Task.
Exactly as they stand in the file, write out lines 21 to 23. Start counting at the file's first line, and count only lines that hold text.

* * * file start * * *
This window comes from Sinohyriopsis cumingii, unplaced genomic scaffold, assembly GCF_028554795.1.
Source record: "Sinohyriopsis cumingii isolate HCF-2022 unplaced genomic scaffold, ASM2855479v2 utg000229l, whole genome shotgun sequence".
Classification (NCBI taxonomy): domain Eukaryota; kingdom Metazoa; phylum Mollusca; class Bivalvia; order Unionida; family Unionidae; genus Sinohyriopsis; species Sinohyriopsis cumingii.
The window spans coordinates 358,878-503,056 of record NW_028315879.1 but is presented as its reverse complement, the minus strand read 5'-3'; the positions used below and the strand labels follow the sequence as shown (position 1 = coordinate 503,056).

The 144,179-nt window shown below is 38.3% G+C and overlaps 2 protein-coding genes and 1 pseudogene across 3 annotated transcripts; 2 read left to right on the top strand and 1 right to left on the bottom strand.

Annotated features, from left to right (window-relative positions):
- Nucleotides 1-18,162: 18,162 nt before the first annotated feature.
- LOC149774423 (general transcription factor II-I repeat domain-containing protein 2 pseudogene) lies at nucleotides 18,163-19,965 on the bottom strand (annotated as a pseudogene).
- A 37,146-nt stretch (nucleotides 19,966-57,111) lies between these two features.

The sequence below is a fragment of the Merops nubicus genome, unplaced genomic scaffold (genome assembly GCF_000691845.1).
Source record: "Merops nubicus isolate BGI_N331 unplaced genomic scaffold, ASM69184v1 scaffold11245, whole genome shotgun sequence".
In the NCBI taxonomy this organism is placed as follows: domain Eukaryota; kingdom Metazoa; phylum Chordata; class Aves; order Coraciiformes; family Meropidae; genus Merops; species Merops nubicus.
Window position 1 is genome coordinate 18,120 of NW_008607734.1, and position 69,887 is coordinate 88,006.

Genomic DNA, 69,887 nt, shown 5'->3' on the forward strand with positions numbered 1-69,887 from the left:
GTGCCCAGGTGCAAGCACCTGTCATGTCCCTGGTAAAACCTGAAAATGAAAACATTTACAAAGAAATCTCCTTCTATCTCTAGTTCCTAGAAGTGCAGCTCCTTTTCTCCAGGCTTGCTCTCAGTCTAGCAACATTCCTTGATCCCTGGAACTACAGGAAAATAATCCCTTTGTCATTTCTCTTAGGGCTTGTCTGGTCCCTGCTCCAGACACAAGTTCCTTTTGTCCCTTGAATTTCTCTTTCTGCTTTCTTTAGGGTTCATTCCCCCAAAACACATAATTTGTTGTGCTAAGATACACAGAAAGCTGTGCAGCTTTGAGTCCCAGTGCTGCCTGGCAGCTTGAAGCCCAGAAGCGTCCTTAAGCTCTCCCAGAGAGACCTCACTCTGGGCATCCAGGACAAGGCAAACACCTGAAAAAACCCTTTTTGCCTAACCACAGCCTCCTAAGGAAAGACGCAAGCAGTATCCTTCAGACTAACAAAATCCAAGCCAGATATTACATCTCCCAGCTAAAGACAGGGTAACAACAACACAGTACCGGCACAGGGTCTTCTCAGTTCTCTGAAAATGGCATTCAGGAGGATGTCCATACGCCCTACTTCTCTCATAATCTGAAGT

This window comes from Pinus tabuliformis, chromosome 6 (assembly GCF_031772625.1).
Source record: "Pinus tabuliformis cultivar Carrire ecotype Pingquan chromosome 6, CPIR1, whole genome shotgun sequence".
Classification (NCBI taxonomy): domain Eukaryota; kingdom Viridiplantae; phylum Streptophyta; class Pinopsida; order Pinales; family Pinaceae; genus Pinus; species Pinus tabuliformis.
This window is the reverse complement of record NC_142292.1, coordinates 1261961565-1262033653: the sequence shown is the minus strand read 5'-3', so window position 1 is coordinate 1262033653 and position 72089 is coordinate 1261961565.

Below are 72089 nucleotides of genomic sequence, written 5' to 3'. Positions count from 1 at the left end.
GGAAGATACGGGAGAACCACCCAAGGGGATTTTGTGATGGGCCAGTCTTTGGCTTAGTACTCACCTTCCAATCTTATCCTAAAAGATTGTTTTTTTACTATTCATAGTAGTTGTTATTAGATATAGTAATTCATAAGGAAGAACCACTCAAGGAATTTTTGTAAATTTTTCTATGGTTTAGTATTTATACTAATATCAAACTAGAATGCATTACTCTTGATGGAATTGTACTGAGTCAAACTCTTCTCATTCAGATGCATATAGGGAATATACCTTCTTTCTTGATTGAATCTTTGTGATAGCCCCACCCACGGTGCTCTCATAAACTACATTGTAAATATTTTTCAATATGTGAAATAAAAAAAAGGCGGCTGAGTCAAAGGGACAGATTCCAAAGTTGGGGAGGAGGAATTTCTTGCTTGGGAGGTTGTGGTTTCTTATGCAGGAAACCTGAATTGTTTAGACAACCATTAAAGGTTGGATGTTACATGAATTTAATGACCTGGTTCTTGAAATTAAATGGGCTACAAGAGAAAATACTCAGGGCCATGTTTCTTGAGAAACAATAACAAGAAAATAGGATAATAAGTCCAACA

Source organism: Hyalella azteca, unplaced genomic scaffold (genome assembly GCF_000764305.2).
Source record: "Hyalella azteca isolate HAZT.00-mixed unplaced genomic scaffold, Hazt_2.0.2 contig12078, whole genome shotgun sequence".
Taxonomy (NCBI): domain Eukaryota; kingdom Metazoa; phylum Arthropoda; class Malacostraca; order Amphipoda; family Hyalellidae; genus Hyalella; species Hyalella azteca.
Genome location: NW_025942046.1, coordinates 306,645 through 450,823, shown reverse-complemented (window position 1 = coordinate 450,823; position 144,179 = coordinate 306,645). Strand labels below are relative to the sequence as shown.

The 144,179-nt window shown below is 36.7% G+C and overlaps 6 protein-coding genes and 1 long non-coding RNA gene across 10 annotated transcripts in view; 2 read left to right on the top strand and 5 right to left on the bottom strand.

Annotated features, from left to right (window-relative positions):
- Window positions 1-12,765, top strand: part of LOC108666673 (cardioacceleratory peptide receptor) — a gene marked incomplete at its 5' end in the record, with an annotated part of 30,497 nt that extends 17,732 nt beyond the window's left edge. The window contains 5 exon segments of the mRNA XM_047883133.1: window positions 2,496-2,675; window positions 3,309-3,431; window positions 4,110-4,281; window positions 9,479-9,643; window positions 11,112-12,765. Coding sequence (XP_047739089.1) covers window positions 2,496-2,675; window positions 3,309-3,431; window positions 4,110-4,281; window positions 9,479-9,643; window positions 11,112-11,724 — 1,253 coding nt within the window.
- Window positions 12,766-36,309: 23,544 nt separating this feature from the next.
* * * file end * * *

GGAAGATACGGGAGAACCACCCAAGGGGATTTTGTGATGGGCCAGTCTTTGGCTTAGTACTCACCTTCCAATCTTATCCTAAAAGATTGTTTTTTTACTATTCATAGTAGTTGTTATTAGATATAGTAATTCATAAGGAAGAACCACTCAAGGAATTTTTGTAAATTTTTCTATGGTTTAGTATTTATACTAATATCAAACTAGAATGCATTACTCTTGATGGAATTGTACTGAGTCAAACTCTTCTCATTCAGATGCATATAGGGAATATACCTTCTTTCTTGATTGAATCTTTGTGATAGCCCCACCCACGGTGCTCTCATAAACTACATTGTAAATATTTTTCAATATGTGAAATAAAAAAAAGGCGGCTGAGTCAAAGGGACAGATTCCAAAGTTGGGGAGGAGGAATTTCTTGCTTGGGAGGTTGTGGTTTCTTATGCAGGAAACCTGAATTGTTTAGACAACCATTAAAGGTTGGATGTTACATGAATTTAATGACCTGGTTCTTGAAATTAAATGGGCTACAAGAGAAAATACTCAGGGCCATGTTTCTTGAGAAACAATAACAAGAAAATAGGATAATAAGTCCAACA

Source organism: Hyalella azteca, unplaced genomic scaffold (genome assembly GCF_000764305.2).
Source record: "Hyalella azteca isolate HAZT.00-mixed unplaced genomic scaffold, Hazt_2.0.2 contig12078, whole genome shotgun sequence".